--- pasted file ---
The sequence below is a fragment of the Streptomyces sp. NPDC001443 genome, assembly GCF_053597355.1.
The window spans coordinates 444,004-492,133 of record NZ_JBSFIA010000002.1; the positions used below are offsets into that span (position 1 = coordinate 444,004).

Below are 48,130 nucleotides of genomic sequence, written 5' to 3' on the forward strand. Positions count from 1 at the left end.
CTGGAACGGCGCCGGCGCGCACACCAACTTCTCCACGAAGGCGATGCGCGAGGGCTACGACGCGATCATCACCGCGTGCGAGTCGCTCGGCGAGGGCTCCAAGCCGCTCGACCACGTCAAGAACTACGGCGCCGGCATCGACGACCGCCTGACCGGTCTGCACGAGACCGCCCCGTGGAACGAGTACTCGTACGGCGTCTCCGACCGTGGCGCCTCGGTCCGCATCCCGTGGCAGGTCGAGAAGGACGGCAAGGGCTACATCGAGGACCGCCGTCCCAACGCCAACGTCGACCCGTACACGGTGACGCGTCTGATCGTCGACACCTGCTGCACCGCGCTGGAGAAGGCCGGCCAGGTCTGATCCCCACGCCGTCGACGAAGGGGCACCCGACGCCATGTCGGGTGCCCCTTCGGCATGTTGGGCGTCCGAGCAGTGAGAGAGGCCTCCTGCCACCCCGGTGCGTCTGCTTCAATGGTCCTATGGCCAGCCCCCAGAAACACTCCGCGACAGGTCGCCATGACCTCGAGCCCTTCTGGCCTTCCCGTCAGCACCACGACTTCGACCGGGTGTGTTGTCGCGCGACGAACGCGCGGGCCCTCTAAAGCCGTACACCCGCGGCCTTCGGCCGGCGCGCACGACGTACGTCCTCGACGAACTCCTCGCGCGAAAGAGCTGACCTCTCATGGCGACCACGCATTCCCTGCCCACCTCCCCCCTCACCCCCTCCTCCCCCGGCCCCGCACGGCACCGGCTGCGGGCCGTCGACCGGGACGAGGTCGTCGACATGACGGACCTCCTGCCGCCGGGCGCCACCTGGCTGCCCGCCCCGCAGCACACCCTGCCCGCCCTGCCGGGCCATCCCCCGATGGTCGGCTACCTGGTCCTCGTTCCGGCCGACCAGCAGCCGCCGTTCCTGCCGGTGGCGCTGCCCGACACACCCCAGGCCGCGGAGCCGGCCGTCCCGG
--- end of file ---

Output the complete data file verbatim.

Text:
The sequence below is a fragment of the Streptomyces sp. NPDC001443 genome, assembly GCF_053597355.1.
The window spans coordinates 444,004-492,133 of record NZ_JBSFIA010000002.1; the positions used below are offsets into that span (position 1 = coordinate 444,004).

Below are 48,130 nucleotides of genomic sequence, written 5' to 3' on the forward strand. Positions count from 1 at the left end.
CTGGAACGGCGCCGGCGCGCACACCAACTTCTCCACGAAGGCGATGCGCGAGGGCTACGACGCGATCATCACCGCGTGCGAGTCGCTCGGCGAGGGCTCCAAGCCGCTCGACCACGTCAAGAACTACGGCGCCGGCATCGACGACCGCCTGACCGGTCTGCACGAGACCGCCCCGTGGAACGAGTACTCGTACGGCGTCTCCGACCGTGGCGCCTCGGTCCGCATCCCGTGGCAGGTCGAGAAGGACGGCAAGGGCTACATCGAGGACCGCCGTCCCAACGCCAACGTCGACCCGTACACGGTGACGCGTCTGATCGTCGACACCTGCTGCACCGCGCTGGAGAAGGCCGGCCAGGTCTGATCCCCACGCCGTCGACGAAGGGGCACCCGACGCCATGTCGGGTGCCCCTTCGGCATGTTGGGCGTCCGAGCAGTGAGAGAGGCCTCCTGCCACCCCGGTGCGTCTGCTTCAATGGTCCTATGGCCAGCCCCCAGAAACACTCCGCGACAGGTCGCCATGACCTCGAGCCCTTCTGGCCTTCCCGTCAGCACCACGACTTCGACCGGGTGTGTTGTCGCGCGACGAACGCGCGGGCCCTCTAAAGCCGTACACCCGCGGCCTTCGGCCGGCGCGCACGACGTACGTCCTCGACGAACTCCTCGCGCGAAAGAGCTGACCTCTCATGGCGACCACGCATTCCCTGCCCACCTCCCCCCTCACCCCCTCCTCCCCCGGCCCCGCACGGCACCGGCTGCGGGCCGTCGACCGGGACGAGGTCGTCGACATGACGGACCTCCTGCCGCCGGGCGCCACCTGGCTGCCCGCCCCGCAGCACACCCTGCCCGCCCTGCCGGGCCATCCCCCGATGGTCGGCTACCTGGTCCTCGTTCCGGCCGACCAGCAGCCGCCGTTCCTGCCGGTGGCGCTGCCCGACACACCCCAGGCCGCGGAGCCGGCCGTCCCGG